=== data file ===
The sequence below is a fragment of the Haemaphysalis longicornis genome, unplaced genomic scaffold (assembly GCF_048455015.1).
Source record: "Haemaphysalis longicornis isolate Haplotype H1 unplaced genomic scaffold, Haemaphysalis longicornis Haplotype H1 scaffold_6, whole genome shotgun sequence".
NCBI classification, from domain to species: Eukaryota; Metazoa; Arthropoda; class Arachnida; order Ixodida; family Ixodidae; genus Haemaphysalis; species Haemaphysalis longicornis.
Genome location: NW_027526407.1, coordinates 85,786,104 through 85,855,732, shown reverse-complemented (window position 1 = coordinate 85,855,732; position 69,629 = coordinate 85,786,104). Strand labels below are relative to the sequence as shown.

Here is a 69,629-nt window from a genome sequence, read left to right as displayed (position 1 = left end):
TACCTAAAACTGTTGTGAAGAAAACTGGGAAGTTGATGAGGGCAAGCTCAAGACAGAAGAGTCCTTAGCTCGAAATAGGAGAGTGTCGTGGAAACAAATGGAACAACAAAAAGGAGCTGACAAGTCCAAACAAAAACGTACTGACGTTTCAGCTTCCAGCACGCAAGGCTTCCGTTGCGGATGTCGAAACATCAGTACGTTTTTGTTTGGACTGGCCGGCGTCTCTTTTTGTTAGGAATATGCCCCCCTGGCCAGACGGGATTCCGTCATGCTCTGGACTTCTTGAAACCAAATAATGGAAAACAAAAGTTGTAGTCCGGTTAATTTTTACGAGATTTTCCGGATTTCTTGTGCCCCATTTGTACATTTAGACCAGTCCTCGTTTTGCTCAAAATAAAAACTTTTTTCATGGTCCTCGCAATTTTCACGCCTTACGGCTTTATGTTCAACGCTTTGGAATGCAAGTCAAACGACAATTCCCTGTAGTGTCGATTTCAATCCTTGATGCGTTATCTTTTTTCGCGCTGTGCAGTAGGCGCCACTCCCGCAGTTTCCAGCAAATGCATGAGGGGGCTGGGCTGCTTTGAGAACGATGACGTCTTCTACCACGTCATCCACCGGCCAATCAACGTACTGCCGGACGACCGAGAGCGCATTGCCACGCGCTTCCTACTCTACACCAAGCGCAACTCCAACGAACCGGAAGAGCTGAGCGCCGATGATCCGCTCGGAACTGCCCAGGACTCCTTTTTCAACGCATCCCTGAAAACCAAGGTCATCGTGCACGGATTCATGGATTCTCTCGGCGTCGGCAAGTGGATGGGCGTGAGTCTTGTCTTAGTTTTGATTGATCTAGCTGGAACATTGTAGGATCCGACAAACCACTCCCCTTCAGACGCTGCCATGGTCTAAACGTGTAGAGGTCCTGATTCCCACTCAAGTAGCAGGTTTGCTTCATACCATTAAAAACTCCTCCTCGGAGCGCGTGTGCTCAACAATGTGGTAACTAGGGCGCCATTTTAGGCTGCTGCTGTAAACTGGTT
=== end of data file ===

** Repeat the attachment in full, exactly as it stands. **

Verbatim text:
The sequence below is a fragment of the Haemaphysalis longicornis genome, unplaced genomic scaffold (assembly GCF_048455015.1).
Source record: "Haemaphysalis longicornis isolate Haplotype H1 unplaced genomic scaffold, Haemaphysalis longicornis Haplotype H1 scaffold_6, whole genome shotgun sequence".
NCBI classification, from domain to species: Eukaryota; Metazoa; Arthropoda; class Arachnida; order Ixodida; family Ixodidae; genus Haemaphysalis; species Haemaphysalis longicornis.
Genome location: NW_027526407.1, coordinates 85,786,104 through 85,855,732, shown reverse-complemented (window position 1 = coordinate 85,855,732; position 69,629 = coordinate 85,786,104). Strand labels below are relative to the sequence as shown.

Here is a 69,629-nt window from a genome sequence, read left to right as displayed (position 1 = left end):
TACCTAAAACTGTTGTGAAGAAAACTGGGAAGTTGATGAGGGCAAGCTCAAGACAGAAGAGTCCTTAGCTCGAAATAGGAGAGTGTCGTGGAAACAAATGGAACAACAAAAAGGAGCTGACAAGTCCAAACAAAAACGTACTGACGTTTCAGCTTCCAGCACGCAAGGCTTCCGTTGCGGATGTCGAAACATCAGTACGTTTTTGTTTGGACTGGCCGGCGTCTCTTTTTGTTAGGAATATGCCCCCCTGGCCAGACGGGATTCCGTCATGCTCTGGACTTCTTGAAACCAAATAATGGAAAACAAAAGTTGTAGTCCGGTTAATTTTTACGAGATTTTCCGGATTTCTTGTGCCCCATTTGTACATTTAGACCAGTCCTCGTTTTGCTCAAAATAAAAACTTTTTTCATGGTCCTCGCAATTTTCACGCCTTACGGCTTTATGTTCAACGCTTTGGAATGCAAGTCAAACGACAATTCCCTGTAGTGTCGATTTCAATCCTTGATGCGTTATCTTTTTTCGCGCTGTGCAGTAGGCGCCACTCCCGCAGTTTCCAGCAAATGCATGAGGGGGCTGGGCTGCTTTGAGAACGATGACGTCTTCTACCACGTCATCCACCGGCCAATCAACGTACTGCCGGACGACCGAGAGCGCATTGCCACGCGCTTCCTACTCTACACCAAGCGCAACTCCAACGAACCGGAAGAGCTGAGCGCCGATGATCCGCTCGGAACTGCCCAGGACTCCTTTTTCAACGCATCCCTGAAAACCAAGGTCATCGTGCACGGATTCATGGATTCTCTCGGCGTCGGCAAGTGGATGGGCGTGAGTCTTGTCTTAGTTTTGATTGATCTAGCTGGAACATTGTAGGATCCGACAAACCACTCCCCTTCAGACGCTGCCATGGTCTAAACGTGTAGAGGTCCTGATTCCCACTCAAGTAGCAGGTTTGCTTCATACCATTAAAAACTCCTCCTCGGAGCGCGTGTGCTCAACAATGTGGTAACTAGGGCGCCATTTTAGGCTGCTGCTGTAAACTGGTT